Jesus’ inaugural message in Luke 4 is most likely a reference to jubilee, according to Heinrichs, as is his Sermon on the Plain in Luke 6. But it is the tax collector Zacchaeus, in Luke 19, who perhaps best embodies jubilee. As evidence of his changed heart, Zacchaeus promises to give half his possessions to the poor, and if he has defrauded anyone, to repay them four times as much.

Reconciliation through jubilee begins with prayer. Heinrichs cited theologian and activist Ched Myers, who says that “to pray is to learn to believe in a transformation of self and world.”

Reconciliation through jubilee does not have to be difficult. It might include donating a portion of real estate sales toward land reparation funds. The Jubilee Fund, founded jointly by MC Canada and Mennonite Central Committee, is one such possibility.

It might include speaking out in solidarity with Indigenous people as they fight for their rights. In the Churches for Freedom Road campaign, a number of Winnipeg churches voiced support for the Shoal Lake 40 community’s plea for a road to give residents access to safe drinking water.

 It might also mean walking alongside Indigenous people as they lobby for legislative change. “Our white faces have more power on the steps of the legislature than native faces,” said Heinrichs. “We need to leverage that.”

As challenging as these actions may be, they are inherently joyful actions, he said, suggesting that acknowledging and righting the wrongs of the past is liberating work for both Indigenous and settler peoples.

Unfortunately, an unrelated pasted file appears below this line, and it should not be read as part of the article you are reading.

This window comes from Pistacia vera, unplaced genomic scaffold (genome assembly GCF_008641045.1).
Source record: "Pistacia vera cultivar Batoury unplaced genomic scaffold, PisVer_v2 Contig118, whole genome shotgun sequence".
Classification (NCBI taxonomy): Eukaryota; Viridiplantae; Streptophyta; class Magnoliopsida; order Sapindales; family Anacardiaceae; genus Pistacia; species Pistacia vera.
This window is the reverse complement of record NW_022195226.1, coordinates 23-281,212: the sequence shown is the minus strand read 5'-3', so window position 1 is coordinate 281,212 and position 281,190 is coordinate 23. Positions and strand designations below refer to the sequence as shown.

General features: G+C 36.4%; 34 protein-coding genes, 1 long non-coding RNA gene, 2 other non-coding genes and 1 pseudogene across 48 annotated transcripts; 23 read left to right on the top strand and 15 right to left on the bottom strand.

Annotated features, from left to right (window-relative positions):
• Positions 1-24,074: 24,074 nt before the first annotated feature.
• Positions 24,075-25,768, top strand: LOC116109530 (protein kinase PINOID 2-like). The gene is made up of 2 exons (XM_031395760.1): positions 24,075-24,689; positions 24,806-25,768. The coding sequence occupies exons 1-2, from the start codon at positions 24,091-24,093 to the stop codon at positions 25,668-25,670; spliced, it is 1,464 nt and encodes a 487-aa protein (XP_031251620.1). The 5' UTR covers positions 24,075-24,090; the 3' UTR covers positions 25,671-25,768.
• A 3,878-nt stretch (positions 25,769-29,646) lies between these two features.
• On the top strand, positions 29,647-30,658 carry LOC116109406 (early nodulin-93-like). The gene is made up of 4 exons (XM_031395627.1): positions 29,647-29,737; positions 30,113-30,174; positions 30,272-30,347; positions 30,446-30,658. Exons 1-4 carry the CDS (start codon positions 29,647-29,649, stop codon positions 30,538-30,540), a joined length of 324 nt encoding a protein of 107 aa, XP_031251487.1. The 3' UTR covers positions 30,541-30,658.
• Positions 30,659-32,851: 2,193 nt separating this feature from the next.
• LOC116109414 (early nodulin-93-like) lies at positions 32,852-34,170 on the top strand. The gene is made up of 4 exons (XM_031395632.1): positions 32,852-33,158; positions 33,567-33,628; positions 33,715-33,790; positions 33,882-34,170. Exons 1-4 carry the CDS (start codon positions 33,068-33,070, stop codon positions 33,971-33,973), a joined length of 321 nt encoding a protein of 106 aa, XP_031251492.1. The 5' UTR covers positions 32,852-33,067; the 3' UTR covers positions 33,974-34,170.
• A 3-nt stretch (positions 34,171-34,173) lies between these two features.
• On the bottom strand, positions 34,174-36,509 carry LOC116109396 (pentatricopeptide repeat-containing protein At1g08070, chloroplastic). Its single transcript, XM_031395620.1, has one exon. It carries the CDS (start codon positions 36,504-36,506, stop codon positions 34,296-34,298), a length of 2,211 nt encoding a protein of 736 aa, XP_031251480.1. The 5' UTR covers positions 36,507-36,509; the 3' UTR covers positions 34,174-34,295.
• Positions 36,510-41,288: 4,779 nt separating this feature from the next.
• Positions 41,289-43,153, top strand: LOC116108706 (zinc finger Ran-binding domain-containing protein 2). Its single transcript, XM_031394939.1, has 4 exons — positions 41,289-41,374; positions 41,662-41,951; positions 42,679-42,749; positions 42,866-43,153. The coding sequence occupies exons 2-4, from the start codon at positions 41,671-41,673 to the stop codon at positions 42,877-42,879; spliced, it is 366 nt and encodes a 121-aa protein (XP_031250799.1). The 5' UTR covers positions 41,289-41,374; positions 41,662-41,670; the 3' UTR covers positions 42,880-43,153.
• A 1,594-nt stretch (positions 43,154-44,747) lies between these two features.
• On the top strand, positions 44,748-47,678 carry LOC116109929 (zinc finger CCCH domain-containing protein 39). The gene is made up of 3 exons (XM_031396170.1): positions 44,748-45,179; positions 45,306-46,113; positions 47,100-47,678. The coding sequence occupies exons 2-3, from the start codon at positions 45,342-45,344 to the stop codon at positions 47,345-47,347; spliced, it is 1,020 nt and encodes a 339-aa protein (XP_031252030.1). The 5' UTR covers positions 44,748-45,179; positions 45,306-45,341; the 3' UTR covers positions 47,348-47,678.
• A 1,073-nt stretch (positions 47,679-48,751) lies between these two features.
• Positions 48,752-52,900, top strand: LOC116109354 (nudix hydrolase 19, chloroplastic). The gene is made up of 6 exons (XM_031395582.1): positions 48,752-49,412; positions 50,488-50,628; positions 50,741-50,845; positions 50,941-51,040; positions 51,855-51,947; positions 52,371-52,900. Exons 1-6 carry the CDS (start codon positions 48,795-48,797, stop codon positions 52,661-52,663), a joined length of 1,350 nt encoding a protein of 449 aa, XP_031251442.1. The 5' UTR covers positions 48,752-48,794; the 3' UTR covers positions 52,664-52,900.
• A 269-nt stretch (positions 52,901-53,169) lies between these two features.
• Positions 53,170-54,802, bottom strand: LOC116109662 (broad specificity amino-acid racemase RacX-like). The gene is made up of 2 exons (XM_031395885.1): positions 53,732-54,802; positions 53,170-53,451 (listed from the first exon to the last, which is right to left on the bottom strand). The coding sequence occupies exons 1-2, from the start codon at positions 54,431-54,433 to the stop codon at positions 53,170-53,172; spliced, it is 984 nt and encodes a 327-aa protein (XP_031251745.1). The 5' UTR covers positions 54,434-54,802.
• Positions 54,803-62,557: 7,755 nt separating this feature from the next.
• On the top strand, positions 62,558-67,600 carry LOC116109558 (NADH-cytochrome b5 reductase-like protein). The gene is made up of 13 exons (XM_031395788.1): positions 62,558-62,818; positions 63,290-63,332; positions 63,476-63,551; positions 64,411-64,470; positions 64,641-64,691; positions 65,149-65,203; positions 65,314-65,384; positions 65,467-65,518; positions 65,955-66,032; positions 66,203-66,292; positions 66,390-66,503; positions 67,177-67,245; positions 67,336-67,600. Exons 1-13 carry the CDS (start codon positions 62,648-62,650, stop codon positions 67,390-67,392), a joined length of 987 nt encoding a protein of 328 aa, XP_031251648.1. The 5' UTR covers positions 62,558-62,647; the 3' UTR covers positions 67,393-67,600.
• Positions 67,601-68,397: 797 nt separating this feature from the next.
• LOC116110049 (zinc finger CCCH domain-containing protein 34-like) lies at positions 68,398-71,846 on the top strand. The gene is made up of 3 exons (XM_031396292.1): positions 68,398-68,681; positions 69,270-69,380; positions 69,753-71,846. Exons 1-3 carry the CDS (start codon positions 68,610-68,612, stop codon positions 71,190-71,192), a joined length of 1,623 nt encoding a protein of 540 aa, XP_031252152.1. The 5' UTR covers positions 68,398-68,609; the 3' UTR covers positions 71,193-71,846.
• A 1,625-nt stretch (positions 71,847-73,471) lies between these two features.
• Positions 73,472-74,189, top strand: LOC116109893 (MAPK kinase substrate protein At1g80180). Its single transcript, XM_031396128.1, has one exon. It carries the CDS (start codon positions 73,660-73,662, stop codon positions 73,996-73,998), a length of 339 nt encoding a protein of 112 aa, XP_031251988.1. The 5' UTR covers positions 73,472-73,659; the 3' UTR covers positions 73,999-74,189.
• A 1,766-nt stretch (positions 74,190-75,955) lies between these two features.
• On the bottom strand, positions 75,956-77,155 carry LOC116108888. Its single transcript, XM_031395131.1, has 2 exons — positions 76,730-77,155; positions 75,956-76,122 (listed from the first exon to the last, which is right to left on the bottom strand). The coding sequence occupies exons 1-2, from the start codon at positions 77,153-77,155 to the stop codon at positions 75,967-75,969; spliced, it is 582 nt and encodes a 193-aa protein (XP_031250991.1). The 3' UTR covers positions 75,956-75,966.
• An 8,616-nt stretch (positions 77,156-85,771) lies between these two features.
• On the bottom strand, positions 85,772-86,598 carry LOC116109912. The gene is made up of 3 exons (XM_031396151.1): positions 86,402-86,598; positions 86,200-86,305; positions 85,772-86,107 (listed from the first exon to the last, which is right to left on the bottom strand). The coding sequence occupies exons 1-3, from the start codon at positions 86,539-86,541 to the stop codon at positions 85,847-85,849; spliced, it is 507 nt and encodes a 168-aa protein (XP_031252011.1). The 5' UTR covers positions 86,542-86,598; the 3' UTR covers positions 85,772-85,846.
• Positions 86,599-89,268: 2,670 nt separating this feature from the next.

Again citing Art Manuel, Heinrichs said, “There’s no down side to justice.”

Indigenous people are ready to embrace the concept of jubilee. Rarihokwats, a Mohawk teacher, offers this re-envisioning of Leviticus 25 in a new book project that MC Canada’s Indigenous-settler relations department is creating called Unsettling the Word: Biblical Experiments in Decolonization:

“The Earth is your Mother. Who would sell their Mother? Remember that you reside on these lands during your time as a visitor, a steward of the land and its gifts which are intended for your Seventh Generation. The land provides for the life of your children and you must provide for the redemption of the land. If one of your neighbours has necessities, you will invite her to your table. You will help her meet her needs. You will expect nothing in return.”

See also “Land is the heart of the matter.”

Steve Heinrichs, director of Indigenous-settler relations for Mennonite Church Canada, presents a workshop at Rosthern (Sask.) Mennonite Church entitled ‘Unsettling discipleship: The cost of colonialism, the joy of jubilee.’ (Photo by Donna Schulz)